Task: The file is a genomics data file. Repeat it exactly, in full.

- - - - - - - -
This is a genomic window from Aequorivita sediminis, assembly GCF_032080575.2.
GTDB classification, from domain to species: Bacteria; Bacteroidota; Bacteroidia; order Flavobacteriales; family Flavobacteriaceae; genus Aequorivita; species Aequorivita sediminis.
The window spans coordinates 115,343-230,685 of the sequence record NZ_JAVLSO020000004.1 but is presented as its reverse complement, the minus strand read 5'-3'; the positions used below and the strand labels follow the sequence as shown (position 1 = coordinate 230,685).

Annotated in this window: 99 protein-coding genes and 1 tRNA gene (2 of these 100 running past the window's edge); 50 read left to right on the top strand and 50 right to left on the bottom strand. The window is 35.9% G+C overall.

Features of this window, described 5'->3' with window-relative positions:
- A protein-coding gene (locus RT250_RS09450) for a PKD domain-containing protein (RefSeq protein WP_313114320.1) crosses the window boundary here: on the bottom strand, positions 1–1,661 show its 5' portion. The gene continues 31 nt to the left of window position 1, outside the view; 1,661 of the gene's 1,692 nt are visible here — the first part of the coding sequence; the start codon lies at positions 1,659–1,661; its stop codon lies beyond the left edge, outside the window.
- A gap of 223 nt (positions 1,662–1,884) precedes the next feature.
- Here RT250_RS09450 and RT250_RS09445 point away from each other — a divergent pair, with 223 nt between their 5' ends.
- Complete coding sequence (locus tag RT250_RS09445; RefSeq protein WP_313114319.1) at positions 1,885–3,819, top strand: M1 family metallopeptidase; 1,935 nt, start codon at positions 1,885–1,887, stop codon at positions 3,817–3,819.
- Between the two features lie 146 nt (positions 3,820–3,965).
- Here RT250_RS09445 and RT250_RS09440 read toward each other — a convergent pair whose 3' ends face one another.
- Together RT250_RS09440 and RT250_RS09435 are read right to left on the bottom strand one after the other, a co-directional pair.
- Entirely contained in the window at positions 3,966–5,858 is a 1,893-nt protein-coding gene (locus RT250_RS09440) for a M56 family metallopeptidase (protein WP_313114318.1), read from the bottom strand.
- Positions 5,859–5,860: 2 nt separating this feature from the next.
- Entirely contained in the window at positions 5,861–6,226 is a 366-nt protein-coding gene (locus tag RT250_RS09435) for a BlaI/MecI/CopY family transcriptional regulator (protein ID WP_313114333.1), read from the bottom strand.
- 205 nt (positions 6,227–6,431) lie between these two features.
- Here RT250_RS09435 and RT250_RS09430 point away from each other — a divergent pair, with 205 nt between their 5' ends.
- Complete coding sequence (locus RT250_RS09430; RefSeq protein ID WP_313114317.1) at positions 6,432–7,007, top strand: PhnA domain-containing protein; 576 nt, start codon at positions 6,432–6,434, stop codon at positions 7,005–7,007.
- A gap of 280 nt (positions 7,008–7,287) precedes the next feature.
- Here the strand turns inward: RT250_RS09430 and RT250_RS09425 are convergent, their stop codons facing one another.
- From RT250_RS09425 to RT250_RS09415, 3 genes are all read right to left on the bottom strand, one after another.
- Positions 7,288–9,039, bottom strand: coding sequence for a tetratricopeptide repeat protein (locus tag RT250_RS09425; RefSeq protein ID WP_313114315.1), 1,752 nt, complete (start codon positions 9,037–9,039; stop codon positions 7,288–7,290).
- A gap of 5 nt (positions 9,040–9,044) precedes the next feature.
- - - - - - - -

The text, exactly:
This is a genomic window from Aequorivita sediminis, assembly GCF_032080575.2.
GTDB classification, from domain to species: Bacteria; Bacteroidota; Bacteroidia; order Flavobacteriales; family Flavobacteriaceae; genus Aequorivita; species Aequorivita sediminis.
The window spans coordinates 115,343-230,685 of the sequence record NZ_JAVLSO020000004.1 but is presented as its reverse complement, the minus strand read 5'-3'; the positions used below and the strand labels follow the sequence as shown (position 1 = coordinate 230,685).

Annotated in this window: 99 protein-coding genes and 1 tRNA gene (2 of these 100 running past the window's edge); 50 read left to right on the top strand and 50 right to left on the bottom strand. The window is 35.9% G+C overall.

Features of this window, described 5'->3' with window-relative positions:
- A protein-coding gene (locus RT250_RS09450) for a PKD domain-containing protein (RefSeq protein WP_313114320.1) crosses the window boundary here: on the bottom strand, positions 1–1,661 show its 5' portion. The gene continues 31 nt to the left of window position 1, outside the view; 1,661 of the gene's 1,692 nt are visible here — the first part of the coding sequence; the start codon lies at positions 1,659–1,661; its stop codon lies beyond the left edge, outside the window.
- A gap of 223 nt (positions 1,662–1,884) precedes the next feature.
- Here RT250_RS09450 and RT250_RS09445 point away from each other — a divergent pair, with 223 nt between their 5' ends.
- Complete coding sequence (locus tag RT250_RS09445; RefSeq protein WP_313114319.1) at positions 1,885–3,819, top strand: M1 family metallopeptidase; 1,935 nt, start codon at positions 1,885–1,887, stop codon at positions 3,817–3,819.
- Between the two features lie 146 nt (positions 3,820–3,965).
- Here RT250_RS09445 and RT250_RS09440 read toward each other — a convergent pair whose 3' ends face one another.
- Together RT250_RS09440 and RT250_RS09435 are read right to left on the bottom strand one after the other, a co-directional pair.
- Entirely contained in the window at positions 3,966–5,858 is a 1,893-nt protein-coding gene (locus RT250_RS09440) for a M56 family metallopeptidase (protein WP_313114318.1), read from the bottom strand.
- Positions 5,859–5,860: 2 nt separating this feature from the next.
- Entirely contained in the window at positions 5,861–6,226 is a 366-nt protein-coding gene (locus tag RT250_RS09435) for a BlaI/MecI/CopY family transcriptional regulator (protein ID WP_313114333.1), read from the bottom strand.
- 205 nt (positions 6,227–6,431) lie between these two features.
- Here RT250_RS09435 and RT250_RS09430 point away from each other — a divergent pair, with 205 nt between their 5' ends.
- Complete coding sequence (locus RT250_RS09430; RefSeq protein ID WP_313114317.1) at positions 6,432–7,007, top strand: PhnA domain-containing protein; 576 nt, start codon at positions 6,432–6,434, stop codon at positions 7,005–7,007.
- A gap of 280 nt (positions 7,008–7,287) precedes the next feature.
- Here the strand turns inward: RT250_RS09430 and RT250_RS09425 are convergent, their stop codons facing one another.
- From RT250_RS09425 to RT250_RS09415, 3 genes are all read right to left on the bottom strand, one after another.
- Positions 7,288–9,039, bottom strand: coding sequence for a tetratricopeptide repeat protein (locus tag RT250_RS09425; RefSeq protein ID WP_313114315.1), 1,752 nt, complete (start codon positions 9,037–9,039; stop codon positions 7,288–7,290).
- A gap of 5 nt (positions 9,040–9,044) precedes the next feature.